Assemblies of God SearchSite GuideStoreContact Us

What's New   RSS

  • Children’s Biblical Story Assessment

    Do you want to know what your children know about the Bible? Here is an assessment that is intended to be given to children at end of the 5th grade level and/or leaving the Children’s Church for the Youth group. This 13 question assessment was developed by Tom Bougher to help you evaluate your Discipleship processes.

  • A Soldier Has Died

    On a lone weekend day an early A.M. phone call was received that announced the death of a soldier. This particular soldier is not well known and the death followed an all too familiar lament – died in the line of duty.

  • 10 Small Group Questions

    Adult Resource Consultant, Tom Bougher, discusses 10 questions to ask about your small group ministry.

  • 360 Disciple: Communicating for Maturity

    Assistant General Superintendent Alton Garrison begins discussing effective communication from chapter five of his book The 360 Degree Disciple.

  • 360 Disciple: Leadership Wrap-Up

    Alton Garrison wraps up his discussion on leadership as he finishes going through chapter 4 of the 360 Degree Disciple.

View full archive of What's New.

What's the Difference between a Holistic Small Group and a Cell Group?

Thu, 18 Mar 2010 - 11:17 AM CST

Bookmark and Share

Christian Swartz coined the term "holistic small groups" in his best-selling book, Natural Church Development. In this book, he describes them in this way:

  1. Groups that are small in number (typically eight to 10, after which a small group would divide and multiply)
  2. Focused on meeting the real questions and needs of their members in a holistic way
  3. Aimed at multiplying and including more and more people in their fellowship, this being established as a goal to be pursued creatively
  4. Small groups are "a church in microcosm," meaning you can expect everything that characterize the church as a whole to function, with slight variations, at the small group level, nurturing the heads, hands and hearts of the participants, working to bring these three dimensions into balance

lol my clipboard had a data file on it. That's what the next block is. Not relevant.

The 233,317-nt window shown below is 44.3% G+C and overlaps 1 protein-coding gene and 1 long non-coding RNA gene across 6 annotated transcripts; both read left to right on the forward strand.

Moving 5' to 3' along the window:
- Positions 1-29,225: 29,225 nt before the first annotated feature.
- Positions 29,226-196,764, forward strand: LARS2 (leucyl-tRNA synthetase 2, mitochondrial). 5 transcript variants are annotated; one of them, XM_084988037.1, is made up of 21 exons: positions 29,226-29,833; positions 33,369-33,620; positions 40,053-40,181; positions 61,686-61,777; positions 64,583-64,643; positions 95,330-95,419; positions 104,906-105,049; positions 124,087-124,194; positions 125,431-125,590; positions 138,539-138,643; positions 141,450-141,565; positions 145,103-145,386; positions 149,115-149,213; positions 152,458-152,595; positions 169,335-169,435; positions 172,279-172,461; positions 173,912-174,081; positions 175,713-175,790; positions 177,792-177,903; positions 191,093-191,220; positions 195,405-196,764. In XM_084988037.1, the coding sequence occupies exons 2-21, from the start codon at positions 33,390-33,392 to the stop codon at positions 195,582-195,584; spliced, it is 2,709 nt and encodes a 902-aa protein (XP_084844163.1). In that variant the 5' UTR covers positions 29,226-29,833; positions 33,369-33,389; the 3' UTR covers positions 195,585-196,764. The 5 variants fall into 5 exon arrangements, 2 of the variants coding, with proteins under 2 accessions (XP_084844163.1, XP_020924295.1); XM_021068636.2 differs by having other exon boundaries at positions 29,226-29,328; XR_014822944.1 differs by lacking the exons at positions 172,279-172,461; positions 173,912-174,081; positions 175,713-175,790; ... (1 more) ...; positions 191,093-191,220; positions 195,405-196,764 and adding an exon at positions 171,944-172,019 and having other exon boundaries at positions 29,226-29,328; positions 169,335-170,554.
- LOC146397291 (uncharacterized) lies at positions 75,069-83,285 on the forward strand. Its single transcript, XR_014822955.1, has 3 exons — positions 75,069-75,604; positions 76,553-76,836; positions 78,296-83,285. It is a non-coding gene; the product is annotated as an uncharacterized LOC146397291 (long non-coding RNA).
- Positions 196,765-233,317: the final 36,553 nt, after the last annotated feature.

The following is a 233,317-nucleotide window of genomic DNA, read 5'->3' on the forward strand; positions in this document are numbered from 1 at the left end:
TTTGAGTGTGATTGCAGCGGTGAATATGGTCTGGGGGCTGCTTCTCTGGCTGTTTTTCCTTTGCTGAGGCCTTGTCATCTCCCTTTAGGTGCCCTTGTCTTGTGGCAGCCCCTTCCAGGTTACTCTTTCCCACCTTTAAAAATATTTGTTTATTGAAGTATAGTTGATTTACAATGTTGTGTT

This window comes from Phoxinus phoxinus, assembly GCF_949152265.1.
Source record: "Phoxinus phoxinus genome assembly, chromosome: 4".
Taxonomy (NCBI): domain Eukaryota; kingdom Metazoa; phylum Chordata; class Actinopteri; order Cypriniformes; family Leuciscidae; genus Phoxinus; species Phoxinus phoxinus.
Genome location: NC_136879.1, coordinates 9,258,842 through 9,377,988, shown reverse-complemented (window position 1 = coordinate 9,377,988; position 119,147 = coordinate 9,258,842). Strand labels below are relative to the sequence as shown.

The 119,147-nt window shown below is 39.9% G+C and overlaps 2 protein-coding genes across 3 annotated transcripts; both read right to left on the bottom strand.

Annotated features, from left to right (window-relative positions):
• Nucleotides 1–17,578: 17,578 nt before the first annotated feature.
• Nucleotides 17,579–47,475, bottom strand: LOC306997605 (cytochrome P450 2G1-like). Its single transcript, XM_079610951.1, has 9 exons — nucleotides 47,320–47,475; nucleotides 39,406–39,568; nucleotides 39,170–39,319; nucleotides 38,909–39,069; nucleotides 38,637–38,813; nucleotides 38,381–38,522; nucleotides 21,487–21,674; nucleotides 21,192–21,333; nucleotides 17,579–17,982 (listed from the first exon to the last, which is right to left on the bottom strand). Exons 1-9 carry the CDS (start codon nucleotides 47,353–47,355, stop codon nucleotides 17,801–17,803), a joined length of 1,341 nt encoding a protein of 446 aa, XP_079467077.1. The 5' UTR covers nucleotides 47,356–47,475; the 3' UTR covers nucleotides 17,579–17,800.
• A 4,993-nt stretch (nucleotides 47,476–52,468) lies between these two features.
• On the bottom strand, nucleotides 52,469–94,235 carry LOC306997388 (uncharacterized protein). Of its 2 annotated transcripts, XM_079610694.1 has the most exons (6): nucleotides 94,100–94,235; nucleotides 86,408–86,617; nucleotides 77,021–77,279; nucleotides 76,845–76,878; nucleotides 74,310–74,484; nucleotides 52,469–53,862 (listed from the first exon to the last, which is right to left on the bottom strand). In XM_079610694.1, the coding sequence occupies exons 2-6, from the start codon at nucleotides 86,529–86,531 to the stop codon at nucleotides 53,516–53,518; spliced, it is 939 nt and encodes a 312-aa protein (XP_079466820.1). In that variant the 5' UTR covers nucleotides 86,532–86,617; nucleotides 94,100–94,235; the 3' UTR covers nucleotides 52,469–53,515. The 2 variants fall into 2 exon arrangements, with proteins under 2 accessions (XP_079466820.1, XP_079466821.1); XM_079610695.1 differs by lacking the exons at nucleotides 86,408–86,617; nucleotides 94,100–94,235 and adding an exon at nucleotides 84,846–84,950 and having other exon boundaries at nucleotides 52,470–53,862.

5. In small groups, people share their personal lives; using the question "Have you experienced anything meaningful that you would like to share?"

As a ministry to churches, we use the term "cell group" to describe the kind of basic Christian community that is transformational for the members of the group and the world around them. Just to be clear, our use of the term "cell group" has nothing to do with prison cells, terrorist cells, or if you're a history buff or old enough to remember this far back, communist cells (from the days of McCarthy).

The introduction of The Naked Truth About Small Group Ministry contains an excellent definition for healthy holistic small groups:

A healthy small group is comprised of 3-12 persons who have chosen to live together in biblical community for the purposes of Christ-centered worship, edification, relational evangelism, and discipleship.

The ministry between group members is found both inside and outside the meetings as they serve, pray, care for, and edify one another. The small group meetings are often a “discovery time” for ministry in the six days and twenty-two hours between gatherings.

The mission of a healthy small group takes place when two or more of the members befriend unchurched individuals to show them the love of Christ through friendship, servanthood, and community involvement.

The goal of a healthy small group is to help each member find personal transformation in Christ. When transformation takes place in the life of a believer, he or she discovers a new self-perception in being a minister and a missionary.

The results of a healthy small group are found in its fruits: members who walk in spiritual freedom and are mission-driven; the addition of new believers who have trusted Christ as a result of the group’s relational nature; and new leaders who desire to first serve as new group leaders, then go on to lead in every capacity God desires.

You can read more from Randall and the resources of Touch Ministries by going to

This article has been used with the permission of the author, Randall Neighbours.